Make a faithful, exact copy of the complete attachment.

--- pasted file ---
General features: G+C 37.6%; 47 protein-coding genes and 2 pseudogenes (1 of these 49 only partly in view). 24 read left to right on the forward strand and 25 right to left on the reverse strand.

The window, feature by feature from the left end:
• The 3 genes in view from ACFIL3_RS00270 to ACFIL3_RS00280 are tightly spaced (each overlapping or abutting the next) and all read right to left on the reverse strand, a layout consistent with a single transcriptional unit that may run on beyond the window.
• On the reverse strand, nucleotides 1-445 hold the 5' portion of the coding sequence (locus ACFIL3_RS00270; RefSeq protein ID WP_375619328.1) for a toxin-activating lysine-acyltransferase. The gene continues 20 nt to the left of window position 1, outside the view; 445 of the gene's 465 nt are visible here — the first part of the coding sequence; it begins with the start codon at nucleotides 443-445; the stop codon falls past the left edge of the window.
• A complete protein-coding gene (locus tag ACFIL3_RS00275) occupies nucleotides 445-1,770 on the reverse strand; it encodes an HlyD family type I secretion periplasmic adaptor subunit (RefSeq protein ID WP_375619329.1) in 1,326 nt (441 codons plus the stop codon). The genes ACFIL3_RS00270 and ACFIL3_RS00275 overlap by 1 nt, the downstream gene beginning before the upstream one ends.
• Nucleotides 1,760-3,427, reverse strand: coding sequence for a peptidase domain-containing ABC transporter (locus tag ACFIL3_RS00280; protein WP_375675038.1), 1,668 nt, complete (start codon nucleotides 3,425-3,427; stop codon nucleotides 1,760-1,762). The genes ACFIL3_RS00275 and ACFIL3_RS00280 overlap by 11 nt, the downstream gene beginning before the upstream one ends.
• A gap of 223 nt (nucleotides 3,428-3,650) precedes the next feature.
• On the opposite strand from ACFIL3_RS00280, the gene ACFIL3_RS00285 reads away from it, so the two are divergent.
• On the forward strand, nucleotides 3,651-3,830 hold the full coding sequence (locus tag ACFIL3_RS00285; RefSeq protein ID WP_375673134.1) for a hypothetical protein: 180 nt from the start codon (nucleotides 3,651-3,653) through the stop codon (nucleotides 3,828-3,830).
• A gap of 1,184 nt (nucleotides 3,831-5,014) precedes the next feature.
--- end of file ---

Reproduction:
General features: G+C 37.6%; 47 protein-coding genes and 2 pseudogenes (1 of these 49 only partly in view). 24 read left to right on the forward strand and 25 right to left on the reverse strand.

The window, feature by feature from the left end:
• The 3 genes in view from ACFIL3_RS00270 to ACFIL3_RS00280 are tightly spaced (each overlapping or abutting the next) and all read right to left on the reverse strand, a layout consistent with a single transcriptional unit that may run on beyond the window.
• On the reverse strand, nucleotides 1-445 hold the 5' portion of the coding sequence (locus ACFIL3_RS00270; RefSeq protein ID WP_375619328.1) for a toxin-activating lysine-acyltransferase. The gene continues 20 nt to the left of window position 1, outside the view; 445 of the gene's 465 nt are visible here — the first part of the coding sequence; it begins with the start codon at nucleotides 443-445; the stop codon falls past the left edge of the window.
• A complete protein-coding gene (locus tag ACFIL3_RS00275) occupies nucleotides 445-1,770 on the reverse strand; it encodes an HlyD family type I secretion periplasmic adaptor subunit (RefSeq protein ID WP_375619329.1) in 1,326 nt (441 codons plus the stop codon). The genes ACFIL3_RS00270 and ACFIL3_RS00275 overlap by 1 nt, the downstream gene beginning before the upstream one ends.
• Nucleotides 1,760-3,427, reverse strand: coding sequence for a peptidase domain-containing ABC transporter (locus tag ACFIL3_RS00280; protein WP_375675038.1), 1,668 nt, complete (start codon nucleotides 3,425-3,427; stop codon nucleotides 1,760-1,762). The genes ACFIL3_RS00275 and ACFIL3_RS00280 overlap by 11 nt, the downstream gene beginning before the upstream one ends.
• A gap of 223 nt (nucleotides 3,428-3,650) precedes the next feature.
• On the opposite strand from ACFIL3_RS00280, the gene ACFIL3_RS00285 reads away from it, so the two are divergent.
• On the forward strand, nucleotides 3,651-3,830 hold the full coding sequence (locus tag ACFIL3_RS00285; RefSeq protein ID WP_375673134.1) for a hypothetical protein: 180 nt from the start codon (nucleotides 3,651-3,653) through the stop codon (nucleotides 3,828-3,830).
• A gap of 1,184 nt (nucleotides 3,831-5,014) precedes the next feature.